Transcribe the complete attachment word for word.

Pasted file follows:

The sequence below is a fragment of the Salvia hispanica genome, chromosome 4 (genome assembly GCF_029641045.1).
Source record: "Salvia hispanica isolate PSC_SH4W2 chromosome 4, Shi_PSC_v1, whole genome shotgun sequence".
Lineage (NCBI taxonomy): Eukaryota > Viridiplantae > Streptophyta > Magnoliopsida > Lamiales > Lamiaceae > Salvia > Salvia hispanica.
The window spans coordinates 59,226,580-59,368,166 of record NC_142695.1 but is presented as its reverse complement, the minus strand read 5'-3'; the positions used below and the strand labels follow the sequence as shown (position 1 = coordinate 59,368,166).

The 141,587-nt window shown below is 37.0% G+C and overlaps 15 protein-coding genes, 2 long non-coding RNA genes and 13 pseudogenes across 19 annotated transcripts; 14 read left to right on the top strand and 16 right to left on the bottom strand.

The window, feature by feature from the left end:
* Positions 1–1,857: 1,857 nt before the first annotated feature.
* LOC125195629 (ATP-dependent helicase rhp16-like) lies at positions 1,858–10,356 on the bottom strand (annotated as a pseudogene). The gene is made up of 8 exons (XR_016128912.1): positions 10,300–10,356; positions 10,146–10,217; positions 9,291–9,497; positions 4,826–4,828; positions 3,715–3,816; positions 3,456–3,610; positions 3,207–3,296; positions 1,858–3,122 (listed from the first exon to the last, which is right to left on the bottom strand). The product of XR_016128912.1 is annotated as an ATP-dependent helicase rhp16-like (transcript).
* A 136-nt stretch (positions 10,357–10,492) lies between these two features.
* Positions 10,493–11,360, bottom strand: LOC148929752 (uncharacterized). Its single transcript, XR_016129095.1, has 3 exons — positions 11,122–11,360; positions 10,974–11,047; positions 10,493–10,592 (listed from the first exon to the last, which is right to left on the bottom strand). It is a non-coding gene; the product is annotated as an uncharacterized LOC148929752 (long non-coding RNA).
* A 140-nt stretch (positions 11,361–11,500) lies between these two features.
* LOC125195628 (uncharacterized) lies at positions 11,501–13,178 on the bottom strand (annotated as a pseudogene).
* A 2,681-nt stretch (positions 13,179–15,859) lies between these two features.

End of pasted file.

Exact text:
The sequence below is a fragment of the Salvia hispanica genome, chromosome 4 (genome assembly GCF_029641045.1).
Source record: "Salvia hispanica isolate PSC_SH4W2 chromosome 4, Shi_PSC_v1, whole genome shotgun sequence".
Lineage (NCBI taxonomy): Eukaryota > Viridiplantae > Streptophyta > Magnoliopsida > Lamiales > Lamiaceae > Salvia > Salvia hispanica.
The window spans coordinates 59,226,580-59,368,166 of record NC_142695.1 but is presented as its reverse complement, the minus strand read 5'-3'; the positions used below and the strand labels follow the sequence as shown (position 1 = coordinate 59,368,166).

The 141,587-nt window shown below is 37.0% G+C and overlaps 15 protein-coding genes, 2 long non-coding RNA genes and 13 pseudogenes across 19 annotated transcripts; 14 read left to right on the top strand and 16 right to left on the bottom strand.

The window, feature by feature from the left end:
* Positions 1–1,857: 1,857 nt before the first annotated feature.
* LOC125195629 (ATP-dependent helicase rhp16-like) lies at positions 1,858–10,356 on the bottom strand (annotated as a pseudogene). The gene is made up of 8 exons (XR_016128912.1): positions 10,300–10,356; positions 10,146–10,217; positions 9,291–9,497; positions 4,826–4,828; positions 3,715–3,816; positions 3,456–3,610; positions 3,207–3,296; positions 1,858–3,122 (listed from the first exon to the last, which is right to left on the bottom strand). The product of XR_016128912.1 is annotated as an ATP-dependent helicase rhp16-like (transcript).
* A 136-nt stretch (positions 10,357–10,492) lies between these two features.
* Positions 10,493–11,360, bottom strand: LOC148929752 (uncharacterized). Its single transcript, XR_016129095.1, has 3 exons — positions 11,122–11,360; positions 10,974–11,047; positions 10,493–10,592 (listed from the first exon to the last, which is right to left on the bottom strand). It is a non-coding gene; the product is annotated as an uncharacterized LOC148929752 (long non-coding RNA).
* A 140-nt stretch (positions 11,361–11,500) lies between these two features.
* LOC125195628 (uncharacterized) lies at positions 11,501–13,178 on the bottom strand (annotated as a pseudogene).
* A 2,681-nt stretch (positions 13,179–15,859) lies between these two features.